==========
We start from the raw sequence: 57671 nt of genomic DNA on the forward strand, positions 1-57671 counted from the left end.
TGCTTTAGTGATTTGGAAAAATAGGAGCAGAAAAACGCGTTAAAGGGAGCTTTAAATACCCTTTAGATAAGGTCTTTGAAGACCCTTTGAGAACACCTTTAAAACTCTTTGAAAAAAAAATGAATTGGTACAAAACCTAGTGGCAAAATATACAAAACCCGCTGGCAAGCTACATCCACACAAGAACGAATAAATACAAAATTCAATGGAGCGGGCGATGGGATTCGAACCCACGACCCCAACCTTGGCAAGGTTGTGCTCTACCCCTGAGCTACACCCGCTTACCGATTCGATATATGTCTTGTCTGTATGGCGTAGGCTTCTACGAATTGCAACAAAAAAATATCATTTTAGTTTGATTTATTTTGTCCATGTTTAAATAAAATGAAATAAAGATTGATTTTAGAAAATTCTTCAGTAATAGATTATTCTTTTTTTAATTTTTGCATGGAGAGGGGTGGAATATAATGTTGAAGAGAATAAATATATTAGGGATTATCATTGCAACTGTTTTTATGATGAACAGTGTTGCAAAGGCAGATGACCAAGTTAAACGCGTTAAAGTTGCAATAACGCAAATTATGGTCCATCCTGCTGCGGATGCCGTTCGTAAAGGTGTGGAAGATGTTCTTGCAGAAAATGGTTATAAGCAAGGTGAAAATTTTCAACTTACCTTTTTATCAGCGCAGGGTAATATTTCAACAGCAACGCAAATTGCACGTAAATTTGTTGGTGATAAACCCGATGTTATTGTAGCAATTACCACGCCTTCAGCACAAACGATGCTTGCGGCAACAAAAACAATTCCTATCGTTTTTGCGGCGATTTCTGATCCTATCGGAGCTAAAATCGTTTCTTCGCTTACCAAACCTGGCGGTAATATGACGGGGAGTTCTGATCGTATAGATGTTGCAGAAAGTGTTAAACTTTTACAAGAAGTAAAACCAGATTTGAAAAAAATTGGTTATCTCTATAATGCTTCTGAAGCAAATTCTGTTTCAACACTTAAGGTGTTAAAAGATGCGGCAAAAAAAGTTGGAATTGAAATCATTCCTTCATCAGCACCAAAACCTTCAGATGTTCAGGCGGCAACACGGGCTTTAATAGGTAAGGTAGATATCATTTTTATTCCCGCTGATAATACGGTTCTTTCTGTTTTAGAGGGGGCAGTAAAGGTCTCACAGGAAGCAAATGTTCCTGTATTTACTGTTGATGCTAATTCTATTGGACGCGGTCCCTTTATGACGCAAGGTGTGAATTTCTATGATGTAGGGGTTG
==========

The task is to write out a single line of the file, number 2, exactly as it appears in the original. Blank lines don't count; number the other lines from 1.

TGCTTTAGTGATTTGGAAAAATAGGAGCAGAAAAACGCGTTAAAGGGAGCTTTAAATACCCTTTAGATAAGGTCTTTGAAGACCCTTTGAGAACACCTTTAAAACTCTTTGAAAAAAAAATGAATTGGTACAAAACCTAGTGGCAAAATATACAAAACCCGCTGGCAAGCTACATCCACACAAGAACGAATAAATACAAAATTCAATGGAGCGGGCGATGGGATTCGAACCCACGACCCCAACCTTGGCAAGGTTGTGCTCTACCCCTGAGCTACACCCGCTTACCGATTCGATATATGTCTTGTCTGTATGGCGTAGGCTTCTACGAATTGCAACAAAAAAATATCATTTTAGTTTGATTTATTTTGTCCATGTTTAAATAAAATGAAATAAAGATTGATTTTAGAAAATTCTTCAGTAATAGATTATTCTTTTTTTAATTTTTGCATGGAGAGGGGTGGAATATAATGTTGAAGAGAATAAATATATTAGGGATTATCATTGCAACTGTTTTTATGATGAACAGTGTTGCAAAGGCAGATGACCAAGTTAAACGCGTTAAAGTTGCAATAACGCAAATTATGGTCCATCCTGCTGCGGATGCCGTTCGTAAAGGTGTGGAAGATGTTCTTGCAGAAAATGGTTATAAGCAAGGTGAAAATTTTCAACTTACCTTTTTATCAGCGCAGGGTAATATTTCAACAGCAACGCAAATTGCACGTAAATTTGTTGGTGATAAACCCGATGTTATTGTAGCAATTACCACGCCTTCAGCACAAACGATGCTTGCGGCAACAAAAACAATTCCTATCGTTTTTGCGGCGATTTCTGATCCTATCGGAGCTAAAATCGTTTCTTCGCTTACCAAACCTGGCGGTAATATGACGGGGAGTTCTGATCGTATAGATGTTGCAGAAAGTGTTAAACTTTTACAAGAAGTAAAACCAGATTTGAAAAAAATTGGTTATCTCTATAATGCTTCTGAAGCAAATTCTGTTTCAACACTTAAGGTGTTAAAAGATGCGGCAAAAAAAGTTGGAATTGAAATCATTCCTTCATCAGCACCAAAACCTTCAGATGTTCAGGCGGCAACACGGGCTTTAATAGGTAAGGTAGATATCATTTTTATTCCCGCTGATAATACGGTTCTTTCTGTTTTAGAGGGGGCAGTAAAGGTCTCACAGGAAGCAAATGTTCCTGTATTTACTGTTGATGCTAATTCTATTGGACGCGGTCCCTTTATGACGCAAGGTGTGAATTTCTATGATGTAGGGGTTG